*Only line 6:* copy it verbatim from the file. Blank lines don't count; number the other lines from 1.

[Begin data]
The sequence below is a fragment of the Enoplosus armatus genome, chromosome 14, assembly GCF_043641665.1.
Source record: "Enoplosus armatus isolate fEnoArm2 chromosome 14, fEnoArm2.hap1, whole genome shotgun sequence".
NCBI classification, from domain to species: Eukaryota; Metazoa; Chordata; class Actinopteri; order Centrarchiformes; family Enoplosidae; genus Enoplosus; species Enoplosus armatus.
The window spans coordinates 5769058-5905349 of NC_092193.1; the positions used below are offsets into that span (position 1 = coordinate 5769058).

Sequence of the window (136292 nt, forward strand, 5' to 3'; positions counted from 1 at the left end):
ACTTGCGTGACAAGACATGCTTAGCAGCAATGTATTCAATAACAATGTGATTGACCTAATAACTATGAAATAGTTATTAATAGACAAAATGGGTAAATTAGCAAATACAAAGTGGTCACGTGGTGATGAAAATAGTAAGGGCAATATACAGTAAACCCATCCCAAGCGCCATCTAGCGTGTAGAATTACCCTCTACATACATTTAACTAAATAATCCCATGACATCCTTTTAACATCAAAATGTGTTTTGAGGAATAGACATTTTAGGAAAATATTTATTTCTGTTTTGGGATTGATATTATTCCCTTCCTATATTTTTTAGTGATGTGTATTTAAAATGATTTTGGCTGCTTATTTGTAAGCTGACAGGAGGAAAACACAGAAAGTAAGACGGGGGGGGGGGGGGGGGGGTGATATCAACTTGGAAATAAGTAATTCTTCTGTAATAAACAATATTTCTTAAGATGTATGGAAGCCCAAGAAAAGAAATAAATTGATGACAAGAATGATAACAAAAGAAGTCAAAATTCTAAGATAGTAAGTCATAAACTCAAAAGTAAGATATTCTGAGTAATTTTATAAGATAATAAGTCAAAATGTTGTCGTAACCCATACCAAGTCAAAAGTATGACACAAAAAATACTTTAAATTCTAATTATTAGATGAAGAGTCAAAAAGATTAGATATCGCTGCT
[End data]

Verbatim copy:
ACTTGCGTGACAAGACATGCTTAGCAGCAATGTATTCAATAACAATGTGATTGACCTAATAACTATGAAATAGTTATTAATAGACAAAATGGGTAAATTAGCAAATACAAAGTGGTCACGTGGTGATGAAAATAGTAAGGGCAATATACAGTAAACCCATCCCAAGCGCCATCTAGCGTGTAGAATTACCCTCTACATACATTTAACTAAATAATCCCATGACATCCTTTTAACATCAAAATGTGTTTTGAGGAATAGACATTTTAGGAAAATATTTATTTCTGTTTTGGGATTGATATTATTCCCTTCCTATATTTTTTAGTGATGTGTATTTAAAATGATTTTGGCTGCTTATTTGTAAGCTGACAGGAGGAAAACACAGAAAGTAAGACGGGGGGGGGGGGGGGGGGGTGATATCAACTTGGAAATAAGTAATTCTTCTGTAATAAACAATATTTCTTAAGATGTATGGAAGCCCAAGAAAAGAAATAAATTGATGACAAGAATGATAACAAAAGAAGTCAAAATTCTAAGATAGTAAGTCATAAACTCAAAAGTAAGATATTCTGAGTAATTTTATAAGATAATAAGTCAAAATGTTGTCGTAACCCATACCAAGTCAAAAGTATGACACAAAAAATACTTTAAATTCTAATTATTAGATGAAGAGTCAAAAAGATTAGATATCGCTGCT